This is especially important in a climate where many funds are using their cash to support banks showing dedication to ESG.
“Banks need to be making a commitment to sustainability,” said Stephanie Sfakionos, head of sustainable capital markets at BNP Paribas.
“They need to show to their shareholders that the lending they make has a positive ESG impact, and they need to be consistent with their clients by aligning strategies.”
That alignment thus far has been mainly evident in larger syndicated, club and bilateral deals, but there is potential for expanding the practice to smaller corporates.
“Green loans could be extended to help SMEs finance assets and operations with an ESG caveat, without the cost of visiting the Green bond market,” said Marie-Benedicte Beaudoin, client relations manager at Oekom Research, which specialises in rating environmental and social performance.
“The structure is certainly transferable to SMEs,” said Roland Mees, director of sustainable finance at ING Bank. “In fact, ING has already done one such deal.”
Meanwhile, loans give borrowers an option for discretion not available in the bond market, said Cedric Burford, partner at law firm Clifford Chance.
“Not everything has to be in the public domain,” he said. “A company can always go and talk to its lenders if it is not comfortable with the Green covenants it has signed up to.”
STANDARDS FOR ALL
Yet while that kind of flexibility is appreciated, plans are afoot to develop principles and create standards applicable to all Green loan transactions.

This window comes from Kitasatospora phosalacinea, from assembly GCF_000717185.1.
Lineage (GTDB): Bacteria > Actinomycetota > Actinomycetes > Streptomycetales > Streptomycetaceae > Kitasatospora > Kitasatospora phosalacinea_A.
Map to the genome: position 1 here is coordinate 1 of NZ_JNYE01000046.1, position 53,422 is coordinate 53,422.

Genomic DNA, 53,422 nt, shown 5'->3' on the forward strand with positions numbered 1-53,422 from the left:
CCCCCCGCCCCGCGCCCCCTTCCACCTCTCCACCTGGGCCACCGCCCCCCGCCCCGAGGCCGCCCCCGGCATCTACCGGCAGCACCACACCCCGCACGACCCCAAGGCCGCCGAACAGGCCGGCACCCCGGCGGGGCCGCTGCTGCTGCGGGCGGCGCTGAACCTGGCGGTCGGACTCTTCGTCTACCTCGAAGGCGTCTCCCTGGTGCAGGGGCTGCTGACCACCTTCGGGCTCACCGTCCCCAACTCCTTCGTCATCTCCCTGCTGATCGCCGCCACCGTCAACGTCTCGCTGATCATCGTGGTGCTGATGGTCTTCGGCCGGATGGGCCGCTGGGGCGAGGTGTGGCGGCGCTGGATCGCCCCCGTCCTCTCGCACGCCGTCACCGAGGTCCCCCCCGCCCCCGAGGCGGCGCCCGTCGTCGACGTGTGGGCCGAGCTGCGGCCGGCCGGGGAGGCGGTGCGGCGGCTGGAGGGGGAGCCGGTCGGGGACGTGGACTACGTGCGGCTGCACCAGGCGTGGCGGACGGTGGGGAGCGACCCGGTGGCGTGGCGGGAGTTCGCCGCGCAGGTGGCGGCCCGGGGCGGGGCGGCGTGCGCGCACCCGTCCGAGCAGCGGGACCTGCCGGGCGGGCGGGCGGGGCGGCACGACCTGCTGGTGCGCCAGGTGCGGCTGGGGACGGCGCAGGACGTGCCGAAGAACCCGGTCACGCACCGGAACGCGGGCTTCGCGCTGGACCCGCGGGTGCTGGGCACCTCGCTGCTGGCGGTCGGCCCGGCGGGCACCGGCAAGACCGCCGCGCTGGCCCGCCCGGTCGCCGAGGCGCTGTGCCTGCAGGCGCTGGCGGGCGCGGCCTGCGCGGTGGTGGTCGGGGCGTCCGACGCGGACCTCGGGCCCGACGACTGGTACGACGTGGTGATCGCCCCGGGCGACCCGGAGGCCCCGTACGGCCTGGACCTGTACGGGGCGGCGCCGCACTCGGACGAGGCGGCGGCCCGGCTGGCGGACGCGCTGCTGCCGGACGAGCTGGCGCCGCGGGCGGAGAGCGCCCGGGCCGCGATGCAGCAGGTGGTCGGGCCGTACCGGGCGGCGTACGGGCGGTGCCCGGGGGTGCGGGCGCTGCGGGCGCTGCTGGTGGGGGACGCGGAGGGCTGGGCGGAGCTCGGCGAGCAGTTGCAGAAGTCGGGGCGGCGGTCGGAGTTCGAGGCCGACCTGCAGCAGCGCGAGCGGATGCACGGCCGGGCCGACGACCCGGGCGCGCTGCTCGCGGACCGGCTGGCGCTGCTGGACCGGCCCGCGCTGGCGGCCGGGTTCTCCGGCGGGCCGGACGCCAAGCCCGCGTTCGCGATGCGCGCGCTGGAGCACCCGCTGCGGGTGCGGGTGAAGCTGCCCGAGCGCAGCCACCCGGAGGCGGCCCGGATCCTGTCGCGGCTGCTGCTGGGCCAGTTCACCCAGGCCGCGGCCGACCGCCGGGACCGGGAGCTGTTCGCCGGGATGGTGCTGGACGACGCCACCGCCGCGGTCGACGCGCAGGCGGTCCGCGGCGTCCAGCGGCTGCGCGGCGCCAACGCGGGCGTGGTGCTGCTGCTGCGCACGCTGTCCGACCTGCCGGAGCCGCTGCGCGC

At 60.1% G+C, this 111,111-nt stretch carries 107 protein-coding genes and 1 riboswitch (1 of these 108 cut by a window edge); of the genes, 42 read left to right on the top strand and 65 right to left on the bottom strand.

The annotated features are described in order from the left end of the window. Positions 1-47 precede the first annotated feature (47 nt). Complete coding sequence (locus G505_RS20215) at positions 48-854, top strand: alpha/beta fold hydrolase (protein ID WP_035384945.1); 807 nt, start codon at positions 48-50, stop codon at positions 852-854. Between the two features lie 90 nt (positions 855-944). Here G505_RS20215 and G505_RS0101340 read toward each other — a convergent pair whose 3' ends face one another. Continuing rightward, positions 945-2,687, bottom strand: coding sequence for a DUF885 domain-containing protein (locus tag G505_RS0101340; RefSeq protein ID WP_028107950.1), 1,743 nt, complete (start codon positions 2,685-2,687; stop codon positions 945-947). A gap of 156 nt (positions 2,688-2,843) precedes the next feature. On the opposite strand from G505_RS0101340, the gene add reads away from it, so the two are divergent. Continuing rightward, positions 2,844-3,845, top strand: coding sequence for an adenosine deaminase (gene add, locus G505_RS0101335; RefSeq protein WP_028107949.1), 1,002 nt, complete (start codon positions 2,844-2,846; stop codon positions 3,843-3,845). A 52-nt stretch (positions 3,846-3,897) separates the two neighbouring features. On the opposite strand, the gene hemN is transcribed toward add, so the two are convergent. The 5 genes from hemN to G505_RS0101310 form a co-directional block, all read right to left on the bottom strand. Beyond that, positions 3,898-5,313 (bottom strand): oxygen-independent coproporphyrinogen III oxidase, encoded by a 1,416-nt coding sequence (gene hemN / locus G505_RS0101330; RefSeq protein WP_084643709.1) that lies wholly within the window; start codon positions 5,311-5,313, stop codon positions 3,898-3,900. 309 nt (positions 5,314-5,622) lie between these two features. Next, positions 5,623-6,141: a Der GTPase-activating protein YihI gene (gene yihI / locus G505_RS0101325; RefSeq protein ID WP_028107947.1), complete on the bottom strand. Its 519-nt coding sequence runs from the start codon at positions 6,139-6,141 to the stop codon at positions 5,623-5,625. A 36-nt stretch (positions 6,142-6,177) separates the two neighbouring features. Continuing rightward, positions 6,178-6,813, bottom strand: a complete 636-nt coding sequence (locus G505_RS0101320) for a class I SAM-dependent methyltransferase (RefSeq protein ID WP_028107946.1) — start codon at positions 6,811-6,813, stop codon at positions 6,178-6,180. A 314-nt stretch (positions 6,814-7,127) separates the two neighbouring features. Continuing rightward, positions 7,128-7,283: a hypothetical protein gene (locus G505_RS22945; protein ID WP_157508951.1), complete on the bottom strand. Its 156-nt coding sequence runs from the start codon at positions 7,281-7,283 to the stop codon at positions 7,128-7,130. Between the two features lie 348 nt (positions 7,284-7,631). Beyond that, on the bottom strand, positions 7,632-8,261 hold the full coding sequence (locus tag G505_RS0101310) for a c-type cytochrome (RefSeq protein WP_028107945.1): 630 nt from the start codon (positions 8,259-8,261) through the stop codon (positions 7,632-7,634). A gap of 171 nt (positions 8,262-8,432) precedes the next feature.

“There’s a great deal of interest in Green loans and we’re leading the group working on Green loan principles,” said Clare Dawson, chief executive of the Loan Market Association.
“With any new product, it can be helpful to establish standards,” she said.
“A lot of the elements will be the same as with the Green Bond Principles, but we’re discussing how to adapt them to reflect the attraction of the flexibility afforded by the loan market.”
Indeed, having a set of transparent principles inspires investor confidence – and has helped Green bonds develop into an important market force in just a decade.
There is also the prospect of additional economic benefits, should policymakers decide to look more favourably on sustainable risk.
The EU High-Level Expert Group on Sustainable Finance highlighted opportunities to adapt prudential rules to better reflect long-term sustainability risks.
“Green-supportive factors or brown-penalising factors could be investigated,” it said in a recent report.
Standardisation could also be the spur for non-bank investors to take a closer look at the loan market as they search for further exposure to green portfolios.
Despite the attraction of aligning interest payments to ESG, though, something similar is unlikely to catch on soon in bonds, since the borrower/investor relationship is more anonymous.
However, some believe that could happen as well.
“We could at some point see Green bonds where the coupon would be paid not only based on par value, but on par value multiplied by an indexation coefficient,” said Jean Luc Lamarque, global head of syndicate at Credit Agricole CIB.
“It would work in a very similar way to inflation-linked bonds, but in this case the coefficient would be generated by the green performance of the issuer.”